5. If a CBI claim is asserted at any time during the inspection, the inspector must process the claim in accordance with the procedures in 40 CFR Part 2, Subpart B, and treat the applicable information as CBI subject to verification or refutation at a later date;
  6. The inspector must inspect the areas, units, sources, and processes “relevant to the scope” of the inspection;
  7. The inspector may conduct interviews of employees or contractors “working in the area(s) of interest,” and should document names, titles, and dates of all interviews;
  8. The inspector must review records relevant to the scope of the inspection, may request records before, during, or after the inspection, and may provide a list of copies of records obtained from the company;
  9. The inspector must offer a closing conference to the company where practicable, during which the inspector (a) must discuss any outstanding questions or missing documents and the process for following up on the inspection, and (b) may (i) discuss next steps, (ii) discuss if/how the company will be contacted regarding the results of the inspection, (iii) identify the agency contact for further communication, and (iv) summarize “areas of concern” found during the inspection; and
  10. After the inspection, the inspector must share an inspection report with the company, which may be as simple as an email message, a form or checklist, or a more elaborate letter or document.

These 10 procedures, while somewhat intuitive, have not always been followed. Thus, the codification of U.S. EPA’s inspection procedures provides greater protection for companies, promotes consistency amongst inspectors, and may improve cooperation and working relationships between the Agency and the regulated community. While not binding on state agencies, it would be surprising if many do not follow suit, either by codifying their own rule or drafting a policy for their inspectors.

While these procedures provide a reasonable “template” for the company’s internal inspection procedures, here are three additional procedures we strongly recommend be reviewed in light of the pandemic:

  1. Lines of Communication and Delegation of Responsibilities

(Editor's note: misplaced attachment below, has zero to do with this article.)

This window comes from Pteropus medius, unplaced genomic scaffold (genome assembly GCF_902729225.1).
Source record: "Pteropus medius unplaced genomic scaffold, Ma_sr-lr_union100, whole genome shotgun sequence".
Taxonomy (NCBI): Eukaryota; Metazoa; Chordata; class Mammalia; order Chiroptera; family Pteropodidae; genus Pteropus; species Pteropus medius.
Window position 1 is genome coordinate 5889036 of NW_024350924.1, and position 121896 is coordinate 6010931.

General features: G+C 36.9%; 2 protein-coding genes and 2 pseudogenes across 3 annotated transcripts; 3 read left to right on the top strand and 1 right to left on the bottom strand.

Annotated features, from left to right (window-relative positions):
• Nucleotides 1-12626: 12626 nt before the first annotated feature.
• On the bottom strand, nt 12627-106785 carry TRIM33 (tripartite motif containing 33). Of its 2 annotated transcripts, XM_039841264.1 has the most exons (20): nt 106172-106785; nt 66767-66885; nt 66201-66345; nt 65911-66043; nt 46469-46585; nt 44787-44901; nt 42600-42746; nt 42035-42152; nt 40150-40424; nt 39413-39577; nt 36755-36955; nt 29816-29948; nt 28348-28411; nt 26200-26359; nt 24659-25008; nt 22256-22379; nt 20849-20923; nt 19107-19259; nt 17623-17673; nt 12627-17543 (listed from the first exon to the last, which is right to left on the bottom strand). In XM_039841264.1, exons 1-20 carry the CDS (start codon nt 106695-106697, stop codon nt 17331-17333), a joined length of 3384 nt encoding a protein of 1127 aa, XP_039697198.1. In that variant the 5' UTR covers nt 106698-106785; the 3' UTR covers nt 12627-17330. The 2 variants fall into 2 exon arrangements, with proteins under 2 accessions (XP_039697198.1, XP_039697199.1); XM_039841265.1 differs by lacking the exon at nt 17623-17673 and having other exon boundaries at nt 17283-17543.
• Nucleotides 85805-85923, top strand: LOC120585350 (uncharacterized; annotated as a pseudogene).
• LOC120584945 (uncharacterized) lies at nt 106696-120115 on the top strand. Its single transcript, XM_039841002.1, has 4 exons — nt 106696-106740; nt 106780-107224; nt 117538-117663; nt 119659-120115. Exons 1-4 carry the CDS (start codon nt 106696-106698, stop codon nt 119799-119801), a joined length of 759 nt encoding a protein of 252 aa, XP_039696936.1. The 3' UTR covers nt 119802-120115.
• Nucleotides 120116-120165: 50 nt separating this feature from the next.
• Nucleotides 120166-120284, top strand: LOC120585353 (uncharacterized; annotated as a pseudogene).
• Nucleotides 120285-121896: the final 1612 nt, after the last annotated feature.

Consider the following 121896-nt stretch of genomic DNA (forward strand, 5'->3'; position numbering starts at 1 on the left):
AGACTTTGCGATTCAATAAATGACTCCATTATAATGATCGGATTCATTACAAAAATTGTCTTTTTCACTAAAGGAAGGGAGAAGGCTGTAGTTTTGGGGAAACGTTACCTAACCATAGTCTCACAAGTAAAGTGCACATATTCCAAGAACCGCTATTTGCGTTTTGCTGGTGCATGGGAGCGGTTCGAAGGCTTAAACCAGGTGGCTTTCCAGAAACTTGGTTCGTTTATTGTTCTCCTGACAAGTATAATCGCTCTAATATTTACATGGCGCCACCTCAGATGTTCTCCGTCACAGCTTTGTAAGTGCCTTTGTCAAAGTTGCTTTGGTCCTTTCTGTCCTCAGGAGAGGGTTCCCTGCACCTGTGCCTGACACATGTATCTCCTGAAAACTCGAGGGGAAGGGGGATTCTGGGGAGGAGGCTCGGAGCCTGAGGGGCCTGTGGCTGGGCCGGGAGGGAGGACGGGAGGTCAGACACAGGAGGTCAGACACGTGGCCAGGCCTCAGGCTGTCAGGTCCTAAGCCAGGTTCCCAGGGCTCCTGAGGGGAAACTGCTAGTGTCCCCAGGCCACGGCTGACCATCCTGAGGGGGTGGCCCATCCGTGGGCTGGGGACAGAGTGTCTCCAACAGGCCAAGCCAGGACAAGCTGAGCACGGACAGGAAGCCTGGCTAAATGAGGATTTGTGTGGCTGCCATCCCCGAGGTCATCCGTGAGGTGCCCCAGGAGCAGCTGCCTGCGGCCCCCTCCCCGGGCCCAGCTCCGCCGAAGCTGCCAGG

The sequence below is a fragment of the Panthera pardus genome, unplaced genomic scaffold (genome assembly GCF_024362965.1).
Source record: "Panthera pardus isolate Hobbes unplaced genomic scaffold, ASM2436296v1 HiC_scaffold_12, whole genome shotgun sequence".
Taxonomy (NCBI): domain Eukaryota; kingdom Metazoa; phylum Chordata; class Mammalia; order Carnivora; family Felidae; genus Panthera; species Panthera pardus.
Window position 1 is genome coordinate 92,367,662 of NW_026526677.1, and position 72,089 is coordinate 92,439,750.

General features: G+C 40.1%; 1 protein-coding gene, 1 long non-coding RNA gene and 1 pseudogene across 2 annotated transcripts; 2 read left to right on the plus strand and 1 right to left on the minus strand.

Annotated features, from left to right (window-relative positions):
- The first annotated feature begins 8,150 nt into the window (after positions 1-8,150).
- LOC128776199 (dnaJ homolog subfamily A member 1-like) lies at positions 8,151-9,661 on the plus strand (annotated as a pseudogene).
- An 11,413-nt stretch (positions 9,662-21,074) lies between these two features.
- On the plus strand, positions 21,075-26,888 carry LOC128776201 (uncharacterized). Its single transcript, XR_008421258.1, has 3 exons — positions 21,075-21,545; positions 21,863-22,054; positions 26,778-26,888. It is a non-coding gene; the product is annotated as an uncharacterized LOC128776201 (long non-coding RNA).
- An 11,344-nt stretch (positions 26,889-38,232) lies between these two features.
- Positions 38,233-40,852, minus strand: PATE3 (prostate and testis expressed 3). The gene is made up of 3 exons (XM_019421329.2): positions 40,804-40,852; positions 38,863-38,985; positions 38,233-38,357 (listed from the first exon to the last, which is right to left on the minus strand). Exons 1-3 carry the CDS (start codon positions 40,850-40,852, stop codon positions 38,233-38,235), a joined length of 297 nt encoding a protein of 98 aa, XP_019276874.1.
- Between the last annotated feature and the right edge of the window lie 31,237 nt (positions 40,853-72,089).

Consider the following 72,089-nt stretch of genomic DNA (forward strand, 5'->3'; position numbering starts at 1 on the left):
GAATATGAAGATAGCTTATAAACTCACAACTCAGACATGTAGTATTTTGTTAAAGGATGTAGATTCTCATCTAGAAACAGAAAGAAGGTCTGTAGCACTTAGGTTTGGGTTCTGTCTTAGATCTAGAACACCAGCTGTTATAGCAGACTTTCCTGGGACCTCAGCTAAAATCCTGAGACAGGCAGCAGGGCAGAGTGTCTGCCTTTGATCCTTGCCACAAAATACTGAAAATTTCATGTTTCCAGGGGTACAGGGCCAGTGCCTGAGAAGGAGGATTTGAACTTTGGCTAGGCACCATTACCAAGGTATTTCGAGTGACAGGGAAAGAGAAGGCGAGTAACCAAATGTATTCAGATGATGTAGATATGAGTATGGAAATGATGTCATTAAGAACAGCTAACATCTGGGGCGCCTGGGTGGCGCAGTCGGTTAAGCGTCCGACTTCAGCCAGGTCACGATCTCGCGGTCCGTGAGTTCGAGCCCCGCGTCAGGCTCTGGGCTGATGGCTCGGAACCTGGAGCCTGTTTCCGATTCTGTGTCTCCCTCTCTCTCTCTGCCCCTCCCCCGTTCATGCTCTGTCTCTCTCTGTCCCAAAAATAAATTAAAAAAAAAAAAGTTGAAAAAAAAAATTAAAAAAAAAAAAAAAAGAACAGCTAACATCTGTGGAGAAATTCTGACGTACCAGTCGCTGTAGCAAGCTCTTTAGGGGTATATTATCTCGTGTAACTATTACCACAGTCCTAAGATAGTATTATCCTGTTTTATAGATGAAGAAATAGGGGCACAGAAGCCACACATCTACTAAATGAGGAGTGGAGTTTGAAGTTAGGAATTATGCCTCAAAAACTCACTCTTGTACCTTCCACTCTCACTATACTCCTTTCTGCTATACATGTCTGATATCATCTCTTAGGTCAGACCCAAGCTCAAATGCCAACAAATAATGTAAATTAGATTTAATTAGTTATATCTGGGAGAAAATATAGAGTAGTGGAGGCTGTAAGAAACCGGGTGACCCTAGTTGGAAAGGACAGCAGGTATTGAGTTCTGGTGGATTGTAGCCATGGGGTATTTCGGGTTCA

All written programs should identify clear, up-to-date, lines of communication between the ES and the LC, with a summary of delegated responsibilities, starting from (1) the response to a call or email announcing an upcoming inspection or the inspector showing up unannounced; (2) deciding whether to consent to the inspection; (3) attending the opening/closing conference; (4) guiding the inspector though the plant; (5) handling requests for documents, data or interviews; (6) asserting CBI claims; (7) following up after the inspection, etc. Handing the myriad of issues that can arise before, during, or after an inspection without written internal procedures is unwise and a potential foundation for later problems.

Due to potential reductions in the ES or LC ranks caused by the pandemic, or to increases in personnel deciding on a short or long-term basis to work remotely, the odds are high that many programs need to be updated in terms of their lines of communication and delegated responsibilities, with back-up personnel added to reflect the changing conditions.

  1. Consent for the Inspection

Notwithstanding permits and rules that frequently state that inspectors have the right to enter the plant to perform an inspection, such provisions do not override the protections of the Fourth Amendment. Nevertheless, inspectors implementing a “facially neutral,” administrative civil enforcement scheme have the right to inspect, and if denied entry, can obtain an administrative warrant.  If there is probable cause to believe that a criminal violation has occurred, or is occurring, the inspector can obtain a judicial warrant.